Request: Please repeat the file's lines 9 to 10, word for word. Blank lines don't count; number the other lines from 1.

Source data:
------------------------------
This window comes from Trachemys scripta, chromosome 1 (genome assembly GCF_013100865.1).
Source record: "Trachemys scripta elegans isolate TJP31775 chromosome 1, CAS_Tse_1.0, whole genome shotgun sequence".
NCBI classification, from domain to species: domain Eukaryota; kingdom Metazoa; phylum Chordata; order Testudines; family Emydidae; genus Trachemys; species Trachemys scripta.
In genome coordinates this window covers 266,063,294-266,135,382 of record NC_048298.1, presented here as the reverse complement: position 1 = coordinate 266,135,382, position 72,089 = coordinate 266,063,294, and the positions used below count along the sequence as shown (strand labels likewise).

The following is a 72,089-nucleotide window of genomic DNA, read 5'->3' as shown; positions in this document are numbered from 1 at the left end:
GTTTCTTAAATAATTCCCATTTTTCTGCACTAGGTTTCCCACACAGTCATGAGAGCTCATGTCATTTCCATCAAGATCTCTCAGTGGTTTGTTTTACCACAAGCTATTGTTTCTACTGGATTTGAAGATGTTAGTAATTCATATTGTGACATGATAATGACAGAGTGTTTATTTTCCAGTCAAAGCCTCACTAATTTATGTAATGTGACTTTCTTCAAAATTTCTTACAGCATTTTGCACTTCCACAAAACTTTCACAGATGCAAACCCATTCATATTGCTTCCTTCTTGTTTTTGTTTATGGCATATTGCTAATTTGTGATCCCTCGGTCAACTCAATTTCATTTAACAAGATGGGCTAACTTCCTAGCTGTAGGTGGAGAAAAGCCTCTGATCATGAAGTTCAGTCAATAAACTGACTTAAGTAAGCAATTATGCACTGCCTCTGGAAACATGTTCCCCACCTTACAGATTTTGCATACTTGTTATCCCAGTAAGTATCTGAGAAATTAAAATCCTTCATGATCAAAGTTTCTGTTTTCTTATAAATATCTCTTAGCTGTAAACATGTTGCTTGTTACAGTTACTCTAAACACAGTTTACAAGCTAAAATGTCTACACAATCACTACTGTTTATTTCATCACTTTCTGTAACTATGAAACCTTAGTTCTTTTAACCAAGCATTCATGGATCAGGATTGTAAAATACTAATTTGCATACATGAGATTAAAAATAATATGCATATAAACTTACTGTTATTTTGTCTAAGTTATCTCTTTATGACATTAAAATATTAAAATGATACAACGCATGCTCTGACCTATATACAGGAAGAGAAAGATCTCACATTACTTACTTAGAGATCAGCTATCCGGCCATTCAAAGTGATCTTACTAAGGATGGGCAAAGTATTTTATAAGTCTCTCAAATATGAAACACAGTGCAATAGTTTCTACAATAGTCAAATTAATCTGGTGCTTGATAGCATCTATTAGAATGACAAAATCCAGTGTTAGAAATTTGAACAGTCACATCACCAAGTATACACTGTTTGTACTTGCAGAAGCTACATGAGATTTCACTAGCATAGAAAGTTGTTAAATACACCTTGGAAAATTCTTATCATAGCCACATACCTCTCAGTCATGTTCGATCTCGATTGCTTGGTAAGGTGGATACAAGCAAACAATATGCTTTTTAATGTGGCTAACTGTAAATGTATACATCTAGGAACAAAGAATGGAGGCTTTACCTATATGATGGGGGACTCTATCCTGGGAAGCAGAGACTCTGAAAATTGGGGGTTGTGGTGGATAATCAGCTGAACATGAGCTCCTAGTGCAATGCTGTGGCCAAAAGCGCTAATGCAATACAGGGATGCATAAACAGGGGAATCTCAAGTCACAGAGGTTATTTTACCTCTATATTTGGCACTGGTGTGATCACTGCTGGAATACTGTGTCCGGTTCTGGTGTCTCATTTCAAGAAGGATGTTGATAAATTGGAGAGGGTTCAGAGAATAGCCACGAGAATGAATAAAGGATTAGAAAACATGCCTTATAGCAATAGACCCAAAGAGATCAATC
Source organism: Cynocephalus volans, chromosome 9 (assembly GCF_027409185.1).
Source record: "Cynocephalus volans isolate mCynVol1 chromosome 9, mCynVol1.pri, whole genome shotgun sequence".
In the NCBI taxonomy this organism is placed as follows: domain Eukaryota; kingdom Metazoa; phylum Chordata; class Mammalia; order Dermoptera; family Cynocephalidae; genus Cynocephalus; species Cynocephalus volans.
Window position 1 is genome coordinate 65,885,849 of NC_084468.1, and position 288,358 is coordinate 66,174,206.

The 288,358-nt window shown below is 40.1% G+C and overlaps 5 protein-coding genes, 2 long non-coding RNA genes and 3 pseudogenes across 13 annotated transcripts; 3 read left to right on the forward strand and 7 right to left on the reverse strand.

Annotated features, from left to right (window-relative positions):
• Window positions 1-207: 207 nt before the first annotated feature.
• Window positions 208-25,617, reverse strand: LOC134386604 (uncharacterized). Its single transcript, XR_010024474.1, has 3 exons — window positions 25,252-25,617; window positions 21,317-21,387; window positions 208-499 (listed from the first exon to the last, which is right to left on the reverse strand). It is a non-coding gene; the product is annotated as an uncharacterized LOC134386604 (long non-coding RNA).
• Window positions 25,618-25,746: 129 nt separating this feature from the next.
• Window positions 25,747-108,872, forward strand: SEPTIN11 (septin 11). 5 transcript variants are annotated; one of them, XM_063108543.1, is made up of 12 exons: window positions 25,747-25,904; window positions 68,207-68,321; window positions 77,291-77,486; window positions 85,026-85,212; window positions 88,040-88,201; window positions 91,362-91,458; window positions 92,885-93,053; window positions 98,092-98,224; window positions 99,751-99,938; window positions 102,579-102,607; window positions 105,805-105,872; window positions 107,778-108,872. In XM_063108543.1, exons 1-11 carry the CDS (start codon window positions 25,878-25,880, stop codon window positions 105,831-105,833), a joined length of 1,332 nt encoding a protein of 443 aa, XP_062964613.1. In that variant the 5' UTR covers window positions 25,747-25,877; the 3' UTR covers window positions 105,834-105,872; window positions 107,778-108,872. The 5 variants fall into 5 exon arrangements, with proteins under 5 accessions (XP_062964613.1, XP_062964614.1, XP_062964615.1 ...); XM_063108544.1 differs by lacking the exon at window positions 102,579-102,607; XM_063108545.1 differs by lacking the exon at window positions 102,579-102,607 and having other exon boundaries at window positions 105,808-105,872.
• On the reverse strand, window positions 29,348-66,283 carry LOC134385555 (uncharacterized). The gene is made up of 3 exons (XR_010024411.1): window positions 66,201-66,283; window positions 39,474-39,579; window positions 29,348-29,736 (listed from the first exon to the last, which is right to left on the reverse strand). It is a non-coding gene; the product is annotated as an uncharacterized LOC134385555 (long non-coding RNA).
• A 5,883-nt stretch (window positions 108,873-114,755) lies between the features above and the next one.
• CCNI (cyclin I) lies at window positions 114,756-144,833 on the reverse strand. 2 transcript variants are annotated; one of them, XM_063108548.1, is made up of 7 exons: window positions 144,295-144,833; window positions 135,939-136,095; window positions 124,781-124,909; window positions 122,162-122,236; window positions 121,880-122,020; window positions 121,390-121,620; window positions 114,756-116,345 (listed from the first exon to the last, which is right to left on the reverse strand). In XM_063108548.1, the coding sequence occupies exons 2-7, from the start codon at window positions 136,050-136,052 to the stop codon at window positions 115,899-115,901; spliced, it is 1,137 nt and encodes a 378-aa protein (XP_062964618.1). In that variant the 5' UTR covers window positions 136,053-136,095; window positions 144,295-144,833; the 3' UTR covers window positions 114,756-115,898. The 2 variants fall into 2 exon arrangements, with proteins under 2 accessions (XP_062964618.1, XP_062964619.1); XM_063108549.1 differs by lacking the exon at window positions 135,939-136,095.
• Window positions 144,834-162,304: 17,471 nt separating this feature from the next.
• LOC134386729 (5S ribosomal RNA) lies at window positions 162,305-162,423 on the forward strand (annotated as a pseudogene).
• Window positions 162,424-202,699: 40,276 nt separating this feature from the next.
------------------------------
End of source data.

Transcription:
In the NCBI taxonomy this organism is placed as follows: domain Eukaryota; kingdom Metazoa; phylum Chordata; class Mammalia; order Dermoptera; family Cynocephalidae; genus Cynocephalus; species Cynocephalus volans.
Window position 1 is genome coordinate 65,885,849 of NC_084468.1, and position 288,358 is coordinate 66,174,206.